Buyout for G2’s League of Legends pro Perkz said to be close to US$5 million

Kurt Lozano
·Esports Content Producer
·4-min read
SHANGHAI, CHINA - OCTOBER 24: Luka Perkovic aka Perkz of G2 Esports reacts during the game between DAMWON Gaming and G2 Esports on Day 1 of the League of Legends 2020 Worlds Semi Finals at SMT studio on October 24, 2020 in Shanghai, China. (Photo by Yicun Liu/Riot Games/Riot Games Inc. via Getty Images)
SHANGHAI, CHINA - OCTOBER 24: Luka Perkovic aka Perkz of G2 Esports reacts during the game between DAMWON Gaming and G2 Esports on Day 1 of the League of Legends 2020 Worlds Semi Finals at SMT studio on October 24, 2020 in Shanghai, China. (Photo by Yicun Liu/Riot Games/Riot Games Inc. via Getty Images)

League of Legends (LoL) pro player for G2 Esports, Luka “Perkz” Perković, could be on the way to setting the record for the highest known transfer fee in esports thus far, with his team reportedly quoting other squads almost US$5 million for his services.

ESPN Esports’ Jacob Wolf reported that G2, which competes in the LoL European Championship (LEC), is aiming to send Perkz to either fellow LEC teams Misfits Gaming or Team Vitality, or a team competing in North America’s LoL Championship Series (LCS), withCloud9 (C9), Evil Geniuses (EG), 100 Thieves and Team SoloMid named as potential destinations.

Wolf added that C9 is Perkz’s preferred choice, where he will be reunited with former G2 teammate Jesper "Zven" Svenningsen, with whom he won three LEC (then known as the EU LCS) titles from 2016 to 2017.

However, Perkz’s transfer fee of almost US$5 million remains the biggest obstacle for any deal, though he is arguably the most decorated player in the history of the LEC.

Perkz won the Rookie of the Year award in the Spring Split of the 2016 EU LCS, which he helped G2 claim in his first year as a member of the squad.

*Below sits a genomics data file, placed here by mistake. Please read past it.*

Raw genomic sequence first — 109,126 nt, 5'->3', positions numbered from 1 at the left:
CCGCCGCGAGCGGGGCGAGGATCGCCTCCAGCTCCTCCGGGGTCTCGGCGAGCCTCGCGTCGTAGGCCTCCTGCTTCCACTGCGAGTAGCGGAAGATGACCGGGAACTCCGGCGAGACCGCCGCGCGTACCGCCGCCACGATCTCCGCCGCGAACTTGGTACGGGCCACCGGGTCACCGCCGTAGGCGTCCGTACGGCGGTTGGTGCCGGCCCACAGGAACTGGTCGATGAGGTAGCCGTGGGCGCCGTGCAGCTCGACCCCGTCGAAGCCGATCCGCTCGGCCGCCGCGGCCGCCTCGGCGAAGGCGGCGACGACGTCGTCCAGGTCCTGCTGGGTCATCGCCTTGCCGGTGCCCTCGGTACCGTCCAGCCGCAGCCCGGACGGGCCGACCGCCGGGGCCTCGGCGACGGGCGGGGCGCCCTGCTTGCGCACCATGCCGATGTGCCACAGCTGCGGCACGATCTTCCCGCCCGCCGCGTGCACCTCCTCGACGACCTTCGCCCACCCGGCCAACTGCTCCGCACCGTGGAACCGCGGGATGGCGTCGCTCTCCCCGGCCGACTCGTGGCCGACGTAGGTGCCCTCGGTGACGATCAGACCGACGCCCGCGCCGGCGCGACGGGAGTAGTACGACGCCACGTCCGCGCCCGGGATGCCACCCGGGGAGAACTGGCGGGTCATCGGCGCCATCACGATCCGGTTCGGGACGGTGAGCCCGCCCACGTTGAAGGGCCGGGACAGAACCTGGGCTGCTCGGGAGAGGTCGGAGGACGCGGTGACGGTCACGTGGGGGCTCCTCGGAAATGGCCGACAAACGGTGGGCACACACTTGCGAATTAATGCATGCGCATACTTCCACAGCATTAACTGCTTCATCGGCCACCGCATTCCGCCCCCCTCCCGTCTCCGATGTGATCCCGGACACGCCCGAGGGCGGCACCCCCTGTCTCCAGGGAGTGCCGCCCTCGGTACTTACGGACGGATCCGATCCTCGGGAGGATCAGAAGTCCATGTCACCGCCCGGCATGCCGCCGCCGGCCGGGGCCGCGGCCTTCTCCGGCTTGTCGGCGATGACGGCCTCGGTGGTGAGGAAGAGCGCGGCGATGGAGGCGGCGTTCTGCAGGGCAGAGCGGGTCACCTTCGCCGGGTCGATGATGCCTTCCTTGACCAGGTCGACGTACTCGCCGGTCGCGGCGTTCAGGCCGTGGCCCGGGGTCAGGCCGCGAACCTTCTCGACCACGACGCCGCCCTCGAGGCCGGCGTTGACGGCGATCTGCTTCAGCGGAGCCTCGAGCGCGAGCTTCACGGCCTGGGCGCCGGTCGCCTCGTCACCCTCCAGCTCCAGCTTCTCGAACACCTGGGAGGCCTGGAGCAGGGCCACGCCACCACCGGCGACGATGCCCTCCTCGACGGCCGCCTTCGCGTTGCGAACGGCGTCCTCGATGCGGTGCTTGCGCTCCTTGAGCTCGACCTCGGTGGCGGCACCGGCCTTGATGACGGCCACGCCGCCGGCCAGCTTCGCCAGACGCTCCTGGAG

He went on to lead the team to three-straight Top Four finishes in the LoL World Championship from 2018 to 2020 — including a second place finish last year — and is the only European player to have won eight titles in the history of the LEC.

It should be no surprise that a player of Perkz’s calibre can command such a high transfer fee, the highest known amount in all of esports.

For context, C9 acquired support player Philippe "Vulcan" Laflamme from Dignitas last year in exchange for Academy player Johnson "Johnsun" Nguyen and a then-record amount of US$1.5 million in cash considerations.

Other big buyouts

To better put Perkz’s transfer fee in perspective, the biggest known buyout in CS:GO was a US$500,000 deal that sent Counter-Strike: Global Offensive (CS:GO) player Nikola “NiKo” Kovac from mousesports to FaZe Clan in 2017.

The initial fee reportedly extended into the US$1 million range but was reduced eventually, though it remains the biggest known transaction to ever occur in CS:GO, even if it pales in comparison to the deal for Perkz.

NiKo has since been transferred from FaZe to G2’s CS:GO team in what is believed to be the actual biggest transaction in the history of the scene, though it cannot be confirmed as the details of the deal have not been revealed to the public.

Other esports titles have even smaller transfer fees. Earlier this year, Forbes reported that EG paid CIS organisation Virtus.pro US$75,000 in order to acquire Roman “RAMZES666” Kushnarev, one of the most decorated players to have come from the region.

However, it should be noted that salaries and transfer fees for Dota 2 players are smaller due to the scene’s unique structure. It is entirely centred upon The International (TI10), Dota 2’s annual marquee tournament, which pays out millions of dollars to its participants.

The latest iteration of the tournament, TI10, currently holds the record for the biggest prize pool in all of esports with a US$40 million prize pool. The event was originally planned for August this year, but has been delayed to next year by the coronavirus pandemic.

With all that said, once the deal for Perkz does get signed, he should set another record, this time for the biggest transfer fee in all of esports, counting deals both known and unknown to the public.

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